Nuclear talks will confront Iran’s future ability to enrich uranium
Negotiations in Vienna have to reconcile expectations of US, Israel and Tehran
Iran’s president Hassan Rowhani delivering a speech at the Iranian Atomic Energy Organisation in Tehran. Photograph: EPA
As Iran and six world powers meet this week in Vienna to begin drafting language to resolve their nuclear standoff, negotiators say they are confronting a crucial sticking point to a permanent agreement – the size and shape of the nuclear fuel production capability that Iran will be permitted to retain.
It is a subject that, at least in public, the Obama administration steps around. It is acutely aware that Israel and members of Congress who are highly suspicious of the negotiations will say that Iran must be kept years from being able to develop a weapon – and that opponents of the deal in Tehran will argue that no restraints should be imposed.
Both the Iranians and the western powers have said their talks so far have been productive, with little of the drama, the ultimatums and the entrenched positions that have marked previous efforts. But, until now, there has been no formal discussion of how much nuclear infrastructure the US and its allies would demand that Iran dismantle in return for the gradual easing of sanctions.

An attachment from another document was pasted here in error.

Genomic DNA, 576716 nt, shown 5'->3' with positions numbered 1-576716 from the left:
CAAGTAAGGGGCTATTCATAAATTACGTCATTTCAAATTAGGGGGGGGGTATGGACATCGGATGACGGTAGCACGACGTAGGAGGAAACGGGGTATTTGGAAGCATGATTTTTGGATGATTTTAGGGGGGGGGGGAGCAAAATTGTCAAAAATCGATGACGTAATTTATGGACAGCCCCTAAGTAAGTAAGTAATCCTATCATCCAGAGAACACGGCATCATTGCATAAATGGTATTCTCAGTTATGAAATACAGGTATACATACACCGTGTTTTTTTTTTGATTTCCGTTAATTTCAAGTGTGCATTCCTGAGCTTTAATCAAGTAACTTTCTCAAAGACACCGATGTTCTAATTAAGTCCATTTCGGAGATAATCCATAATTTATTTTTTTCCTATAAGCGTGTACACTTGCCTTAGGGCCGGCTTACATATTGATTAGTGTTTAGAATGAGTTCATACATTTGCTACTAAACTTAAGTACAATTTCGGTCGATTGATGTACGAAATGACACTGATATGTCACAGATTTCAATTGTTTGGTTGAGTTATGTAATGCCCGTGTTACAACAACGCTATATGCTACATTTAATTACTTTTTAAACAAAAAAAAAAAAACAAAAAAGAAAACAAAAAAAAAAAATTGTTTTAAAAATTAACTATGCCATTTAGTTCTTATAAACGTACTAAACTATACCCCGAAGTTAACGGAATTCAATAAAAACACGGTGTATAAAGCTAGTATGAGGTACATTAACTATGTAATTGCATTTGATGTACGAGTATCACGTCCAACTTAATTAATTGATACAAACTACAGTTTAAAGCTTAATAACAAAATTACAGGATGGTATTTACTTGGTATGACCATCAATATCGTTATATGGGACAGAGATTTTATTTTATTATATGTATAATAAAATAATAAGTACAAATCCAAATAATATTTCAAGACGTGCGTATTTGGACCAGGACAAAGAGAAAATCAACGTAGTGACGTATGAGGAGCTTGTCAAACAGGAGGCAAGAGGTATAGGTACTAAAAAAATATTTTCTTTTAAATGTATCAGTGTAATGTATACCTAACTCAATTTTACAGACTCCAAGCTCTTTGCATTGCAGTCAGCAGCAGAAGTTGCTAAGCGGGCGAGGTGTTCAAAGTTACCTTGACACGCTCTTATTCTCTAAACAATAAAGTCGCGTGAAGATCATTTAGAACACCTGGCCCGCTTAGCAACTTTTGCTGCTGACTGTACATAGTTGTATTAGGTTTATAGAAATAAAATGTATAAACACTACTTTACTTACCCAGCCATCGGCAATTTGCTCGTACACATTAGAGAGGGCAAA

In a visit to Israel last week, national security adviser Susan Rice and chief US negotiator Wendy Sherman made clear that the Iranians would almost certainly retain some enrichment capability, although US officials said they never discussed specific numbers.
Israeli officials say they expect the figure to be 2,000 to 5,000 centrifuges. US officials say their goal is to keep Iran more than a year away from the ability to produce fuel usable in a single nuclear weapon – but they become vague about how much beyond one year. It would take even longer to fabricate that into a deliverable weapon.
Offer of transparency
In a recent speech, Iranian president Hassan Rouhani was careful to describe himself as open to more inspections but not to dismantling the country’s nuclear infrastructure. “We have nothing to put on the table and offer to them but transparency,” he told his country’s Atomic Energy Organisation, according to Iranian news organisations. “That’s it. Our nuclear technology is not up for negotiation.”
The Iranians are talking about expanding their current cache, to build upward of 50,000 centrifuges, the tall, silvery machines that spin at supersonic speeds, enriching uranium at every turn. Iran currently has 19,000 installed, including about 8,000 not yet running. If it ever reached its goal – which is highly unlikely in the next few years, especially with a new generation of centrifuges that produce fuel much more quickly – US experts say it would be able to produce weapons-grade material in weeks.
“An enrichment capacity that large – indeed, an enrichment capacity greater than a few thousand first-generation centrifuges – would give Iran an unacceptably rapid breakout capability,” said Robert Einhorn, who was a key member of the negotiating team for the state department. If that was more than just a negotiating position, he wrote, “it is a showstopper, and Iran must know that”.